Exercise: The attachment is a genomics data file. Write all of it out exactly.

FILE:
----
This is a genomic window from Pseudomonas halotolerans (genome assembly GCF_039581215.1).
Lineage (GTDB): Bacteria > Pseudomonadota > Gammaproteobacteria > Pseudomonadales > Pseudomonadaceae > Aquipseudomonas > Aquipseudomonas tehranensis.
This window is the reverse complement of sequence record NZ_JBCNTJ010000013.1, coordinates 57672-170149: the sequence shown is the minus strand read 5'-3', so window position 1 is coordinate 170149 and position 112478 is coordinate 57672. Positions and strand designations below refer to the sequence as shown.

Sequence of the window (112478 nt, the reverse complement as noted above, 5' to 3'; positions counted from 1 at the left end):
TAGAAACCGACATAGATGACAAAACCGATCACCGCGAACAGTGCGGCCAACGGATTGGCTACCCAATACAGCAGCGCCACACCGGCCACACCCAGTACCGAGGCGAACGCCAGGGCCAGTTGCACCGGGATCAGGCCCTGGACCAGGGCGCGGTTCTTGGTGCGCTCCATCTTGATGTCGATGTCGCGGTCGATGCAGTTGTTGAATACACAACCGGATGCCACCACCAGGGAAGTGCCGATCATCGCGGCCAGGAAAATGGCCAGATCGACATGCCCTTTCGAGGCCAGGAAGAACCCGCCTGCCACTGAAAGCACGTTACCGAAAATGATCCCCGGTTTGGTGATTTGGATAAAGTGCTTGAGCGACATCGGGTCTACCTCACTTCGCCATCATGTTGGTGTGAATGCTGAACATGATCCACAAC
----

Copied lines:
This is a genomic window from Pseudomonas halotolerans (genome assembly GCF_039581215.1).
Lineage (GTDB): Bacteria > Pseudomonadota > Gammaproteobacteria > Pseudomonadales > Pseudomonadaceae > Aquipseudomonas > Aquipseudomonas tehranensis.
This window is the reverse complement of sequence record NZ_JBCNTJ010000013.1, coordinates 57672-170149: the sequence shown is the minus strand read 5'-3', so window position 1 is coordinate 170149 and position 112478 is coordinate 57672. Positions and strand designations below refer to the sequence as shown.

Sequence of the window (112478 nt, the reverse complement as noted above, 5' to 3'; positions counted from 1 at the left end):
TAGAAACCGACATAGATGACAAAACCGATCACCGCGAACAGTGCGGCCAACGGATTGGCTACCCAATACAGCAGCGCCACACCGGCCACACCCAGTACCGAGGCGAACGCCAGGGCCAGTTGCACCGGGATCAGGCCCTGGACCAGGGCGCGGTTCTTGGTGCGCTCCATCTTGATGTCGATGTCGCGGTCGATGCAGTTGTTGAATACACAACCGGATGCCACCACCAGGGAAGTGCCGATCATCGCGGCCAGGAAAATGGCCAGATCGACATGCCCTTTCGAGGCCAGGAAGAACCCGCCTGCCACTGAAAGCACGTTACCGAAAATGATCCCCGGTTTGGTGATTTGGATAAAGTGCTTGAGCGACATCGGGTCTACCTCACTTCGCCATCATGTTGGTGTGAATGCTGAACATGATCCACAAC